A normalized field clearly shows the difference between inline and broadside fields and the effect of a thin resistive hydrocarbon layer. Further evidence of the way in which survey geometry reduces the uncertainty of result is shown where the geometric effect distinguishes between thin resistors such as hydrocarbon reservoirs and thick resistors such as salt bodies.
OHM's dipole transmitter system is called DASI (deep-towed active source instrument). The first version, still in use, transmits a stable phase, low frequency EM signal to give penetration to about three kilometers into the seafloor.
The latest source, DASI 3, has an output several orders of magnitude more powerful, to give a dramatic increase in penetration depth. It also allows for significantly more control over the transmitted signal.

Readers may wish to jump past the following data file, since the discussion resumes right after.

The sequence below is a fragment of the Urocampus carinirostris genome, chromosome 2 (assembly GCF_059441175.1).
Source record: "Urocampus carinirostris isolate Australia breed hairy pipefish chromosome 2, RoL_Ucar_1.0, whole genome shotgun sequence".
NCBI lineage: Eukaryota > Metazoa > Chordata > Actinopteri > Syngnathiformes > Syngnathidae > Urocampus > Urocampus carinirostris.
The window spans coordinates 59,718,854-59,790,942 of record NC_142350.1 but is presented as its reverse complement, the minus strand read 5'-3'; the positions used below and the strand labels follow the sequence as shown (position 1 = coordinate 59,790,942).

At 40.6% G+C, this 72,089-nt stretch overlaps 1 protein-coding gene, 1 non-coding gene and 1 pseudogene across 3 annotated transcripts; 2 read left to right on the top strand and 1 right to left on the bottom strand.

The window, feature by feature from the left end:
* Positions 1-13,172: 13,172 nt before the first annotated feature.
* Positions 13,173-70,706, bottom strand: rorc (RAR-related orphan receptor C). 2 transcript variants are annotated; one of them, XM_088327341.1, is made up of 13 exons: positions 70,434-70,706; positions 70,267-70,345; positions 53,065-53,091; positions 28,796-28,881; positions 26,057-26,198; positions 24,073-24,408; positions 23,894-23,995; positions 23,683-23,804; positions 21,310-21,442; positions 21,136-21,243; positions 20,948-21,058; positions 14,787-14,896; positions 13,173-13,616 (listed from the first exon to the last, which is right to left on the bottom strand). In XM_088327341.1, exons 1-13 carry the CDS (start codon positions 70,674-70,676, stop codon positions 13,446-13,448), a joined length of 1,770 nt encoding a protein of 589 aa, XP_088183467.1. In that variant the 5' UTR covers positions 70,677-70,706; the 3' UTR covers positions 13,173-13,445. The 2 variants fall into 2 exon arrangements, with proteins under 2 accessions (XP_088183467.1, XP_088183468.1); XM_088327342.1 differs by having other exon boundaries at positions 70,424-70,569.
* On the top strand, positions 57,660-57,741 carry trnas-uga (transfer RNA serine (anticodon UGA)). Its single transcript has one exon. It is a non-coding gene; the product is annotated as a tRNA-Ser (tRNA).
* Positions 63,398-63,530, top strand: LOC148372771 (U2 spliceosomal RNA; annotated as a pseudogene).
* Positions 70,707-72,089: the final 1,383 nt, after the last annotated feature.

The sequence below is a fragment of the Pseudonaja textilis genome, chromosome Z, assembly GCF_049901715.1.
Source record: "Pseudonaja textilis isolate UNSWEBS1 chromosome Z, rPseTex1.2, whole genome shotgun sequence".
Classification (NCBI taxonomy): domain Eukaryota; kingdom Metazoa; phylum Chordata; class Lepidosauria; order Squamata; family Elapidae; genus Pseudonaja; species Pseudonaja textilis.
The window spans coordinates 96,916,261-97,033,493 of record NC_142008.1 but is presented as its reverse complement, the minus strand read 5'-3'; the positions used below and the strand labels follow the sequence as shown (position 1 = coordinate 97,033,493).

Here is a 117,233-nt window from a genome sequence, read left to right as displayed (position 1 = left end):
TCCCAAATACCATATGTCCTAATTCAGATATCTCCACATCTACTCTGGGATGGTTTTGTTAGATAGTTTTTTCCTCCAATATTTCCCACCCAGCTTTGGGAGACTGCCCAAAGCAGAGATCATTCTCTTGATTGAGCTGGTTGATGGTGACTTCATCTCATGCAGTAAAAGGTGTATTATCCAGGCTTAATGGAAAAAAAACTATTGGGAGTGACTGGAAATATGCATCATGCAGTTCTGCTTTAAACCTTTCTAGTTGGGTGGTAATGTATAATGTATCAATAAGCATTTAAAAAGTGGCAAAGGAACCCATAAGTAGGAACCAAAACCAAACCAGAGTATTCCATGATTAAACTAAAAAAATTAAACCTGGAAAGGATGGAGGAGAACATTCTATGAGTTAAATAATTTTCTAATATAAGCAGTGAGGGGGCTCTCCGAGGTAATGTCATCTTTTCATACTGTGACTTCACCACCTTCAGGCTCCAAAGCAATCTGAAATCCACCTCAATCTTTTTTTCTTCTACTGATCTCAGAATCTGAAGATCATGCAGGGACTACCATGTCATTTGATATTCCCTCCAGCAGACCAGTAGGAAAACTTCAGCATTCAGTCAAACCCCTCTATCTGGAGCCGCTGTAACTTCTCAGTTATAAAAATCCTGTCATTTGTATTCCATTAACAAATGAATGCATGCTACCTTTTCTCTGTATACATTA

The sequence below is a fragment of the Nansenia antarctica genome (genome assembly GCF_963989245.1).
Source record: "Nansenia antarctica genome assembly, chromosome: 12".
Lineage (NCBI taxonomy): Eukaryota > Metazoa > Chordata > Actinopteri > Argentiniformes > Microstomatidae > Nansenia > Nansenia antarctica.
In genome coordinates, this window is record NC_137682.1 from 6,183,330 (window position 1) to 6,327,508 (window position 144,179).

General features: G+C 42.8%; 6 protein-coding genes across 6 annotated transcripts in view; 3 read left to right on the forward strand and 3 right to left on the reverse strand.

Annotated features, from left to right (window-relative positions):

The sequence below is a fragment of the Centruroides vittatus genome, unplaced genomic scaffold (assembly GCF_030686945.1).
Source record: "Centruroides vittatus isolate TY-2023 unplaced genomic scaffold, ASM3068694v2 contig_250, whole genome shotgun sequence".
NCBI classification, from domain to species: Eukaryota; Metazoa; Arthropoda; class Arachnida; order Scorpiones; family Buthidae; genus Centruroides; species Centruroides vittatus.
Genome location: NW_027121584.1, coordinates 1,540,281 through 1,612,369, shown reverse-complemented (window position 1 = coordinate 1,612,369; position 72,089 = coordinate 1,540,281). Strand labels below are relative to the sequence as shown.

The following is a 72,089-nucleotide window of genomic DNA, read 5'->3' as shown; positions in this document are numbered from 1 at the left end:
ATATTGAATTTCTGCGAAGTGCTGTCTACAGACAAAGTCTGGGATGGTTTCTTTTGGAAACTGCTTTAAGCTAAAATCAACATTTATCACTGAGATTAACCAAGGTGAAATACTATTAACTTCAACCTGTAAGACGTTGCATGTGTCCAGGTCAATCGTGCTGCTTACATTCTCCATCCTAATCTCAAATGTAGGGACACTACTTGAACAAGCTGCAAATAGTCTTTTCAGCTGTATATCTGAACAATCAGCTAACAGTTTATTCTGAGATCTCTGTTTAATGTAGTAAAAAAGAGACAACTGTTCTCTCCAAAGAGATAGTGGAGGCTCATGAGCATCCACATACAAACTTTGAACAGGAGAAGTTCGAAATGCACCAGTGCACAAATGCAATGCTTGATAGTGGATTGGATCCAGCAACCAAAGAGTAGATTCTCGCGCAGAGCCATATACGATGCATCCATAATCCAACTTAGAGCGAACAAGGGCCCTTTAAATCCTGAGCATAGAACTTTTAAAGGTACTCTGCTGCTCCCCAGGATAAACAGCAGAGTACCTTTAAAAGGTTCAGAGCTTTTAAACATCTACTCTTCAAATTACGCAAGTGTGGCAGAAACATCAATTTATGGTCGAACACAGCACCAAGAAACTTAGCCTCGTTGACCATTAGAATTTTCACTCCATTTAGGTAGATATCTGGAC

The DASI 3 source, which has just completed sea trials, incorporates a $300,000 state-of-the-art cable system from Cortland Fibron, UK. The first component is a 6,000 m tow cable with a central signal-carrying fiber optic overlain by electrical power cores and sheathed in polyurethane. Two layers of ultra-high tensile galvanized wire armor are applied over the polyurethane sheath. It is the unique high tensile strength of these armor wires that produces a cable of considerably smaller diameter than those currently in use.
The second component is the 300 m active element cable towed by the new source, which supports the electric dipole to transmit the electromagnetic signal. Also now being introduced is a new generation of seafloor receiver, which uses military technology to provide greater sensitivity and better data handling.